What Is Microsoft Sharepoint Online And What Can It Do For You?
SharePoint comes in two different editions, with important differences. They are distinctly different with their own strengths and weaknesses.
SharePoint Online (SPO): SPO is the cloud hosted product that comes bundled with various Office 365 plans, but can also be purchased standalone. It always gets the latest and greatest features first, and requires no maintenance by the end user. SharePoint Online is first and foremost a cloud solution that has additional tie-ins with Office Online products, OneDrive, etc that may or may not exist in the on-premise version of the product. The SPO edition suits small or midsize businesses better.
SharePoint 2013 (SP): This edition is meant to be installed either on-premise or on a cloud server for example within Windows Azure. It is also used primarily by large organisations with a large IT department. The areas that SharePoint Server 2013 excels over SPO are contained within aspects such as connecting multiple instances of the product in a server farm environment, storing large amounts of data without incurring cloud storage fees, and other Enterprise based needs.
SharePoint Online can act as a cloud file server, a content search hub, it can be used to run public websites and internal intranets and helps handle complex document workflows.
It has come into its own since the release of the revised Office 365 suite, making it a lot simpler to set up, use and maintain. You can now work in-browser or in Office 2013 or both at once. OneDrive for Business provides access to your own personal "My Docs in the Cloud" at 25GB per user and more importantly, for companies moving their file servers to the cloud, it lets them sync up to document libraries.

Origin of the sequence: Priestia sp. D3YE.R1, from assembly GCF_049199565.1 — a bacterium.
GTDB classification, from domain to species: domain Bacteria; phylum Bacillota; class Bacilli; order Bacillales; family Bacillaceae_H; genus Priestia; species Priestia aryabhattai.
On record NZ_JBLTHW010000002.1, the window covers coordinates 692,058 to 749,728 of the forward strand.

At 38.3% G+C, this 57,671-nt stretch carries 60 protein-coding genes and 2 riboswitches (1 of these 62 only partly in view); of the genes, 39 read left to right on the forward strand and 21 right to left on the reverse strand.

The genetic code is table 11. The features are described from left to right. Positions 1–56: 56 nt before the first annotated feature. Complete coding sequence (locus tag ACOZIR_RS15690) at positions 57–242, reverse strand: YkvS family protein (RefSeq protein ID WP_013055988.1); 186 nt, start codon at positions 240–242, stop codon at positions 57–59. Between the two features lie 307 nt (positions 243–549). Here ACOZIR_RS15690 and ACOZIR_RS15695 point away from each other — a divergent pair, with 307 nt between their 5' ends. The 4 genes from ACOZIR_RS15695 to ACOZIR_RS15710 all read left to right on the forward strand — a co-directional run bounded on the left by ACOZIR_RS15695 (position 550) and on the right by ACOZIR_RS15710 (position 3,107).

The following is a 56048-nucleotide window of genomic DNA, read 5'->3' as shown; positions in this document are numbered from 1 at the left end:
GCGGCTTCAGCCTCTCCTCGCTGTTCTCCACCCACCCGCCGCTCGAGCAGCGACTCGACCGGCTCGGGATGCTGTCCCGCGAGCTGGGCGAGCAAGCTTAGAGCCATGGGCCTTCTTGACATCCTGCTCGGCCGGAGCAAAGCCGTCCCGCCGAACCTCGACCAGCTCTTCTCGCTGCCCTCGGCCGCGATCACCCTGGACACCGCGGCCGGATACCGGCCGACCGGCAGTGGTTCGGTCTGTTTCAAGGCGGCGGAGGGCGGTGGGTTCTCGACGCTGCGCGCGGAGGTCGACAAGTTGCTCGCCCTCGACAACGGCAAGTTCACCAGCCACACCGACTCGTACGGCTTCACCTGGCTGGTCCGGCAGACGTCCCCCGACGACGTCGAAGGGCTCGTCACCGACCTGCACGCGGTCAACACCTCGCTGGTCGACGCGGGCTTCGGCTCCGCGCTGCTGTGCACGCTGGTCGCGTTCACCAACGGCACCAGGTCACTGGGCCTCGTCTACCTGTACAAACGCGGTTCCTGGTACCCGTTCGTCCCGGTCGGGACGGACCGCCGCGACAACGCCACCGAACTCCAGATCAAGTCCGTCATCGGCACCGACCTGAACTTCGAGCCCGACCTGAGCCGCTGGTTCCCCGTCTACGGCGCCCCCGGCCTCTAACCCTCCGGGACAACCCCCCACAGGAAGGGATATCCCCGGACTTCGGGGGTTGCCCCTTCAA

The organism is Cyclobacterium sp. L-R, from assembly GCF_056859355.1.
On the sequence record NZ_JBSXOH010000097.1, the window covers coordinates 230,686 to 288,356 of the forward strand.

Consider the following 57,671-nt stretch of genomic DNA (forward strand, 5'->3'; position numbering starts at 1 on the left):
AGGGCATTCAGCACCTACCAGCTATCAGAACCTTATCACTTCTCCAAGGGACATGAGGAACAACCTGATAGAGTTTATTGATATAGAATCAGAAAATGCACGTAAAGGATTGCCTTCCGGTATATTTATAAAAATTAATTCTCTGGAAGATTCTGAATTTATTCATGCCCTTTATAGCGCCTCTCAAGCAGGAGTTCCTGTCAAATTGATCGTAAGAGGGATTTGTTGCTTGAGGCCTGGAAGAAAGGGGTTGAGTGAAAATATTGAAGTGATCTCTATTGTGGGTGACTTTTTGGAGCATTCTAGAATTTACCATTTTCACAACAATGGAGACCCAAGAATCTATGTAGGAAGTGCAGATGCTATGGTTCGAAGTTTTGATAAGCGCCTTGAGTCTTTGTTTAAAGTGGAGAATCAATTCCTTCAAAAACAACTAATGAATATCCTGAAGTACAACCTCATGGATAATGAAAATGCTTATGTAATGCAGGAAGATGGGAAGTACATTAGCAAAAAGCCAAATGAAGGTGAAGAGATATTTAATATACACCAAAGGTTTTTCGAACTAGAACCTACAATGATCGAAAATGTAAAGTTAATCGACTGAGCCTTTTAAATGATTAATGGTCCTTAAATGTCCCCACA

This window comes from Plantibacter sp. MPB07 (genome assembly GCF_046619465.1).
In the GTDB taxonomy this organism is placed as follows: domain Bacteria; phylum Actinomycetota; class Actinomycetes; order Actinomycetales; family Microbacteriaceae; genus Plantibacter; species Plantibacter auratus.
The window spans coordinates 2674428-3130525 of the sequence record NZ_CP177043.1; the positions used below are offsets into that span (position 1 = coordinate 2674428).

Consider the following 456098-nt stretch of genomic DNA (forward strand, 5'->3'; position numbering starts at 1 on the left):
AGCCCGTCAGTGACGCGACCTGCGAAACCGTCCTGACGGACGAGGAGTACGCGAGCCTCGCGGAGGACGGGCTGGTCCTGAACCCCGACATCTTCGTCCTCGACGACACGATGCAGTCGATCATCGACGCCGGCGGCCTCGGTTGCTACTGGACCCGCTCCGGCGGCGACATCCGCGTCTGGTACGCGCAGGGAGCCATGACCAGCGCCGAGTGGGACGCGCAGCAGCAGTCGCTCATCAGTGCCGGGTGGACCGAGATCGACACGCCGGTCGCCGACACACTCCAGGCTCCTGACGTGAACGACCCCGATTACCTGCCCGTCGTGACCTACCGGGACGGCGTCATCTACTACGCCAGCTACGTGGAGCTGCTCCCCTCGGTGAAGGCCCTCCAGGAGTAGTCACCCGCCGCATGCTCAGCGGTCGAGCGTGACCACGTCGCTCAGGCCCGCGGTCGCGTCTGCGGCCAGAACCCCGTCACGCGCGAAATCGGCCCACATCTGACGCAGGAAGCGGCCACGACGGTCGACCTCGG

SharePoint organises storage a bit different than other providers. Since SharePoint is built around collaboration and a search focused core, it needs more structure to how data is placed into the service hence document libraries.
- Site: This is the uppermost boundary tying together any data you can place into SharePoint such as lists, files, images and web pages.
- Document Library: There can be an unlimited number of document libraries in a site. Most companies use a default Team Site where all document libraries can be built. Libraries are virtual filing cabinets that will store collections of related data like docs, images, etc.
- Files and Folders: This is what most end users care about, and these can be freely created, moved, and locked down within a document library.
So there are conceptual building blocks that have to be taken into account when building your SPO "file server in the cloud".
OneDrive for Business without document libraries cannot allow for mass sets of files to be shared in a file-server style environment. OneDrive without Document Libraries does not replace the File Server.
OneDrive for Business does allow you to share files, but unless you specify every single person on files you are sharing, the items will not be seen in their "Shared with Me" view. OneDrive for Business, on its own, does not function as a file server in the cloud. That power is solely available through Document Libraries in SPO.
For companies with less than 1 Terabyte of data SPO is an attractive option.
Calculating exact pricing per month for SharePoint Online can be difficult. Microsoft uses a baseline of 10GB of space for your entire company, and then adds on an additional 500MB for each extra user you have on your account. This needs to be figured in when trying to find how much it would cost to move your data into their cloud.
For editing your Office files in a web browser, building an intranet, or collaborating with others in real time on your docs SPO does a great job :-
- Browser-based Office Online apps: MS Office Online apps are browser based versions of all the basic Office apps (Word, Excel, PowerPoint, Access etc). No other cloud storage suite apart from Google Drive offers anything like this.
- Real-time co-authoring of files: Another item that ties into Office Online apps, but can be used from the 2013 Office desktop apps too. Office Online can seamlessly edit these files with multiple people at the same time.
- Easy sharing capabilities: You no longer need to attach documents to emails anymore as you can create links from SPO or inside your Office 2013 apps, and include them inline within emails. It reduces email file explosion, and every recipient always sees the latest version of a given file.